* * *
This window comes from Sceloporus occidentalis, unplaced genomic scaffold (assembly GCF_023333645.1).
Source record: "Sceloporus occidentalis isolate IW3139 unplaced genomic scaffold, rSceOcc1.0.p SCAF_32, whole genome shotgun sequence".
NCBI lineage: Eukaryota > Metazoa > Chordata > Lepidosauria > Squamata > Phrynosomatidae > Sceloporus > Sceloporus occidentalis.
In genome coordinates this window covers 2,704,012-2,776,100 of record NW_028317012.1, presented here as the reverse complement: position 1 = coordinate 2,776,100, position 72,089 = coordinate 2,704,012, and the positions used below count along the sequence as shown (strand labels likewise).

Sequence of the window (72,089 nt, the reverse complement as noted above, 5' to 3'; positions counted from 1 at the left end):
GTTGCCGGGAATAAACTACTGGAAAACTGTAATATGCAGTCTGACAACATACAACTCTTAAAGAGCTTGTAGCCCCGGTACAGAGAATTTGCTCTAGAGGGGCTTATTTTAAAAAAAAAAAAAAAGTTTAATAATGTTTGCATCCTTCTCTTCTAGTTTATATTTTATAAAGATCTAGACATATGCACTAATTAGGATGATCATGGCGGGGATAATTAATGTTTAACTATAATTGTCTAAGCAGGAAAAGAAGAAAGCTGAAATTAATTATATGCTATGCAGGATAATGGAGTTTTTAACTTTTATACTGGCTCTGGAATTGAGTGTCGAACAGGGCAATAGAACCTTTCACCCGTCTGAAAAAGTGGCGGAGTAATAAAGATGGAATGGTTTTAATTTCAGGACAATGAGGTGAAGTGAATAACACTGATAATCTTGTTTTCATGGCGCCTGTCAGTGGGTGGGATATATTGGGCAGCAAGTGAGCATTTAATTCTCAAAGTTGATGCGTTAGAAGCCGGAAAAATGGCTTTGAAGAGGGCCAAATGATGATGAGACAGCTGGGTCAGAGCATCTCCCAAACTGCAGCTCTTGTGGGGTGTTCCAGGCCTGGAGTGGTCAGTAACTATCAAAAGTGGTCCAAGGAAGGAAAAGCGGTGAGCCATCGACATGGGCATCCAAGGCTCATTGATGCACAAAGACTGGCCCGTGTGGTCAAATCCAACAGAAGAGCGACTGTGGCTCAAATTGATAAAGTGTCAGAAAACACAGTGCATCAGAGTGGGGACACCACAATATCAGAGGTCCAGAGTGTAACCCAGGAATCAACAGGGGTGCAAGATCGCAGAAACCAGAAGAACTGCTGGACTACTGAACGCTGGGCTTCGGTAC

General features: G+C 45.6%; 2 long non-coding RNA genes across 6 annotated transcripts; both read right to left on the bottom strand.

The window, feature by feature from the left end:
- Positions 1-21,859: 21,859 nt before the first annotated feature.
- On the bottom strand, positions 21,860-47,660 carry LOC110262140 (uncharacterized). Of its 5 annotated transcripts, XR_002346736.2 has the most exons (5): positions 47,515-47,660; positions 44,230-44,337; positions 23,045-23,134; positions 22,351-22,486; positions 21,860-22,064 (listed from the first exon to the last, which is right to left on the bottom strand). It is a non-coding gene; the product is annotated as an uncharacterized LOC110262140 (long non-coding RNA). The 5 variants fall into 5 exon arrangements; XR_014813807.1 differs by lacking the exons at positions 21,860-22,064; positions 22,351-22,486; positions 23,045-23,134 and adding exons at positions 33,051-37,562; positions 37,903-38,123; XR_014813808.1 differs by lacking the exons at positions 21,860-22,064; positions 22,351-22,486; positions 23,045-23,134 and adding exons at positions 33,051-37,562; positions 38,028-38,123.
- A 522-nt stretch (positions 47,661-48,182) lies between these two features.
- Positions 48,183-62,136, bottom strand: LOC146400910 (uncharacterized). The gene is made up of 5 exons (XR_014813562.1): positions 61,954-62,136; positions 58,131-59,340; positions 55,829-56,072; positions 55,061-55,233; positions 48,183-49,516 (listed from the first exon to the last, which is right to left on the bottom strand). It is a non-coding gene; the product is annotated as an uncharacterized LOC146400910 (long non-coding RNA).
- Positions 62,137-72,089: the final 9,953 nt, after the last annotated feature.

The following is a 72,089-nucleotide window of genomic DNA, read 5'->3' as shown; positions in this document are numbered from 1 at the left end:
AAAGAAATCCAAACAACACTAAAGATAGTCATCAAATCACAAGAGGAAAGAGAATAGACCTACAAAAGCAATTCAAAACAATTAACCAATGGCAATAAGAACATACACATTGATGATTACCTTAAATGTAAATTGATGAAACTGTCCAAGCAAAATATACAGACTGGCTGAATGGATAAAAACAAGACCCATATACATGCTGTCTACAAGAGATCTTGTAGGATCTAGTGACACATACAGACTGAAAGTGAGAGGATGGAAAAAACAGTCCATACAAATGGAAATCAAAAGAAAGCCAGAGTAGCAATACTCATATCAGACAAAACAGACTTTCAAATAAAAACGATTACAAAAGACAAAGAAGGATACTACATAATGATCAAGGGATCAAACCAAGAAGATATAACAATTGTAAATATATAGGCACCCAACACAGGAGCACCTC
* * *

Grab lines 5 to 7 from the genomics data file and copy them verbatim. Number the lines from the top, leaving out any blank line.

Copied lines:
Sequence of the window (72,089 nt, the reverse complement as noted above, 5' to 3'; positions counted from 1 at the left end):
GTTGCCGGGAATAAACTACTGGAAAACTGTAATATGCAGTCTGACAACATACAACTCTTAAAGAGCTTGTAGCCCCGGTACAGAGAATTTGCTCTAGAGGGGCTTATTTTAAAAAAAAAAAAAAAGTTTAATAATGTTTGCATCCTTCTCTTCTAGTTTATATTTTATAAAGATCTAGACATATGCACTAATTAGGATGATCATGGCGGGGATAATTAATGTTTAACTATAATTGTCTAAGCAGGAAAAGAAGAAAGCTGAAATTAATTATATGCTATGCAGGATAATGGAGTTTTTAACTTTTATACTGGCTCTGGAATTGAGTGTCGAACAGGGCAATAGAACCTTTCACCCGTCTGAAAAAGTGGCGGAGTAATAAAGATGGAATGGTTTTAATTTCAGGACAATGAGGTGAAGTGAATAACACTGATAATCTTGTTTTCATGGCGCCTGTCAGTGGGTGGGATATATTGGGCAGCAAGTGAGCATTTAATTCTCAAAGTTGATGCGTTAGAAGCCGGAAAAATGGCTTTGAAGAGGGCCAAATGATGATGAGACAGCTGGGTCAGAGCATCTCCCAAACTGCAGCTCTTGTGGGGTGTTCCAGGCCTGGAGTGGTCAGTAACTATCAAAAGTGGTCCAAGGAAGGAAAAGCGGTGAGCCATCGACATGGGCATCCAAGGCTCATTGATGCACAAAGACTGGCCCGTGTGGTCAAATCCAACAGAAGAGCGACTGTGGCTCAAATTGATAAAGTGTCAGAAAACACAGTGCATCAGAGTGGGGACACCACAATATCAGAGGTCCAGAGTGTAACCCAGGAATCAACAGGGGTGCAAGATCGCAGAAACCAGAAGAACTGCTGGACTACTGAACGCTGGGCTTCGGTAC

General features: G+C 45.6%; 2 long non-coding RNA genes across 6 annotated transcripts; both read right to left on the bottom strand.